Russ Soyring hired on as Traverse City Planning Director in January 1986 and has helped guide the city’s direction ever since. He plans to retire in February after 35 years on the job.

Traverse City has benefitted from his toil.

“It is not often that a person has worked in a place for 35 years and is still at the top of his game,” planning commission Chairwoman Linda Koebert said this week.

She praised Soyring for keeping focus even during contentious debates, and for his gradual approaches that she believes make changes easier for city residents to accept.

Gradual though it may be, change has been a constant in Traverse City during Soyring’s long tenure — as it was before his arrival, and as it will be after he retires. Our community is in constant flux.

The world keeps changing, too. In addition to Soyring starting his job, a few other things happened in 1986.

The Space Shuttle Challenger exploded after takeoff in January that year. A nuclear power plant in Chernobyl, Ukraine, exploded in April — the same month Arnold Schwarzenegger married Maria Shriver. Ohio resident Halle Berry in May 1986 took second place in the Miss USA pageant.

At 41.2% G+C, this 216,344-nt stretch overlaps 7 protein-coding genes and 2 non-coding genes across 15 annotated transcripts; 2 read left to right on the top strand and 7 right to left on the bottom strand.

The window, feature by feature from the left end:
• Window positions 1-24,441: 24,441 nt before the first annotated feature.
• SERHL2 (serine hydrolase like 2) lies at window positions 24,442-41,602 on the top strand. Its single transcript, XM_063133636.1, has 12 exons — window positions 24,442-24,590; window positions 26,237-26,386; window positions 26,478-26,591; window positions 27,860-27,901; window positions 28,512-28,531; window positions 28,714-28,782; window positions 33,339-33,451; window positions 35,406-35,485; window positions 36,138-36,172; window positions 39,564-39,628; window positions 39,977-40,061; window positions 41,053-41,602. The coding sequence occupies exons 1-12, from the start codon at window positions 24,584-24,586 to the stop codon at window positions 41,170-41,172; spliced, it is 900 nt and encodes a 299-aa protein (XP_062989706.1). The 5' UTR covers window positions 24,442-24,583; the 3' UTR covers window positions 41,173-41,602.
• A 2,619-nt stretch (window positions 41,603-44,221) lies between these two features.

Director Spike Lee released his first feature film. Ronald Reagan dug into his second term as president. Steve Wozniak unveiled the new Apple IIGS computer.

Russ Soyring, meanwhile, was learning the ropes in Traverse City.

A bit has happened since then, both in the world at large and in Traverse City.

The city’s official population basically hasn’t changed in the last 30 years. The U.S. Census pegged it at 15,155 in 1990 and estimated it at 15,738 in 2019.

But Traverse City’s identity has changed immensely. It has grown from what was a relatively quiet northern Michigan community into a bustling hive of commerce and tourism that is visible on the national stage. Growth has delivered debate and controversy — about density, tall buildings, parking, open spaces.

Soyring’s job has been to suggest fresh ideas — and to sift through the varied opinions — about how Traverse City should change. Among projects he has shepherded are the conversion of a derelict ironworks into the site of condos and businesses including Hagerty; the updating of Eighth Street; the transformation of a beach near the Open Space; and the proposed Civic Square at State and Union streets.

Soyring credits the planning commission for bringing multiple perspectives to each debate. Multiple viewpoints are a key to city improvement, he believes.

But there’s no doubt that Soyring has contributed plenty to Traverse City’s decades-long journey from small town to a community that garners frequent mention on the national stage.

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